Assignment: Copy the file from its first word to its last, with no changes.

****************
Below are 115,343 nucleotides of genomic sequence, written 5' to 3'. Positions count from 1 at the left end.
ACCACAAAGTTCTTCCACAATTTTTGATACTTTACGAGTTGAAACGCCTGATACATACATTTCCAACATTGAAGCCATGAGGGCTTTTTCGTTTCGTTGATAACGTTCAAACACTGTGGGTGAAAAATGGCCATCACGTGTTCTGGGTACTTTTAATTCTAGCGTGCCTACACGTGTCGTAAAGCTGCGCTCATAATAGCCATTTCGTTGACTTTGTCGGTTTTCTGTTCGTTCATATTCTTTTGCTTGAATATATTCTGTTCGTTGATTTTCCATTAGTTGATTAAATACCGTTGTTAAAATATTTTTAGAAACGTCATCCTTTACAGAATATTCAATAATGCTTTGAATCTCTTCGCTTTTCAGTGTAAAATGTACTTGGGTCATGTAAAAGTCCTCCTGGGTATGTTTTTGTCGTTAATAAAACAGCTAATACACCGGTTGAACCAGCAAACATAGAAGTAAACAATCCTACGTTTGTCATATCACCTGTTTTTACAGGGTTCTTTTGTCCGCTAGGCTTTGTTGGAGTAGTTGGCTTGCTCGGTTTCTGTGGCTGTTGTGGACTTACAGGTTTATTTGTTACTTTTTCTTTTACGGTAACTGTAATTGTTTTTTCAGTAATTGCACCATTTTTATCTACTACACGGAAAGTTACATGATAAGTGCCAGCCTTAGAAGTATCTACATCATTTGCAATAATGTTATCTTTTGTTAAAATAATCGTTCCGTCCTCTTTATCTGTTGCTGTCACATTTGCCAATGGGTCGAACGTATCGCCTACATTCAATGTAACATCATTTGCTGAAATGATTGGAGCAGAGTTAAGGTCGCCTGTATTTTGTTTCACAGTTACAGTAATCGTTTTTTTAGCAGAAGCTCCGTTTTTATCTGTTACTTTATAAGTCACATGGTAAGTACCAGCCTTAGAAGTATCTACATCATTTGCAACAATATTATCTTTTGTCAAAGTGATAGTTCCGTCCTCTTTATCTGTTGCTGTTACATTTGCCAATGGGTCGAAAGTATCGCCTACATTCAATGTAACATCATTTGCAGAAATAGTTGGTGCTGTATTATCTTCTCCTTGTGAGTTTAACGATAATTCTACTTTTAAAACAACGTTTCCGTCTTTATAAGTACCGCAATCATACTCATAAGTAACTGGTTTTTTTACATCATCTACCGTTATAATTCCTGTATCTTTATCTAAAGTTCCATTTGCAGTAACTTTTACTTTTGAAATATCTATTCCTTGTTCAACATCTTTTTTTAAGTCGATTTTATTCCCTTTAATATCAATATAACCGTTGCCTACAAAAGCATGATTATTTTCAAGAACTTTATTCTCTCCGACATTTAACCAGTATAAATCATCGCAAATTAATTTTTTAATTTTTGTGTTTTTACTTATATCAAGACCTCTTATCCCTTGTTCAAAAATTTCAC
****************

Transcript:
Below are 115,343 nucleotides of genomic sequence, written 5' to 3'. Positions count from 1 at the left end.
ACCACAAAGTTCTTCCACAATTTTTGATACTTTACGAGTTGAAACGCCTGATACATACATTTCCAACATTGAAGCCATGAGGGCTTTTTCGTTTCGTTGATAACGTTCAAACACTGTGGGTGAAAAATGGCCATCACGTGTTCTGGGTACTTTTAATTCTAGCGTGCCTACACGTGTCGTAAAGCTGCGCTCATAATAGCCATTTCGTTGACTTTGTCGGTTTTCTGTTCGTTCATATTCTTTTGCTTGAATATATTCTGTTCGTTGATTTTCCATTAGTTGATTAAATACCGTTGTTAAAATATTTTTAGAAACGTCATCCTTTACAGAATATTCAATAATGCTTTGAATCTCTTCGCTTTTCAGTGTAAAATGTACTTGGGTCATGTAAAAGTCCTCCTGGGTATGTTTTTGTCGTTAATAAAACAGCTAATACACCGGTTGAACCAGCAAACATAGAAGTAAACAATCCTACGTTTGTCATATCACCTGTTTTTACAGGGTTCTTTTGTCCGCTAGGCTTTGTTGGAGTAGTTGGCTTGCTCGGTTTCTGTGGCTGTTGTGGACTTACAGGTTTATTTGTTACTTTTTCTTTTACGGTAACTGTAATTGTTTTTTCAGTAATTGCACCATTTTTATCTACTACACGGAAAGTTACATGATAAGTGCCAGCCTTAGAAGTATCTACATCATTTGCAATAATGTTATCTTTTGTTAAAATAATCGTTCCGTCCTCTTTATCTGTTGCTGTCACATTTGCCAATGGGTCGAACGTATCGCCTACATTCAATGTAACATCATTTGCTGAAATGATTGGAGCAGAGTTAAGGTCGCCTGTATTTTGTTTCACAGTTACAGTAATCGTTTTTTTAGCAGAAGCTCCGTTTTTATCTGTTACTTTATAAGTCACATGGTAAGTACCAGCCTTAGAAGTATCTACATCATTTGCAACAATATTATCTTTTGTCAAAGTGATAGTTCCGTCCTCTTTATCTGTTGCTGTTACATTTGCCAATGGGTCGAAAGTATCGCCTACATTCAATGTAACATCATTTGCAGAAATAGTTGGTGCTGTATTATCTTCTCCTTGTGAGTTTAACGATAATTCTACTTTTAAAACAACGTTTCCGTCTTTATAAGTACCGCAATCATACTCATAAGTAACTGGTTTTTTTACATCATCTACCGTTATAATTCCTGTATCTTTATCTAAAGTTCCATTTGCAGTAACTTTTACTTTTGAAATATCTATTCCTTGTTCAACATCTTTTTTTAAGTCGATTTTATTCCCTTTAATATCAATATAACCGTTGCCTACAAAAGCATGATTATTTTCAAGAACTTTATTCTCTCCGACATTTAACCAGTATAAATCATCGCAAATTAATTTTTTAATTTTTGTGTTTTTACTTATATCAAGACCTCTTATCCCTTGTTCAAAAATTTCAC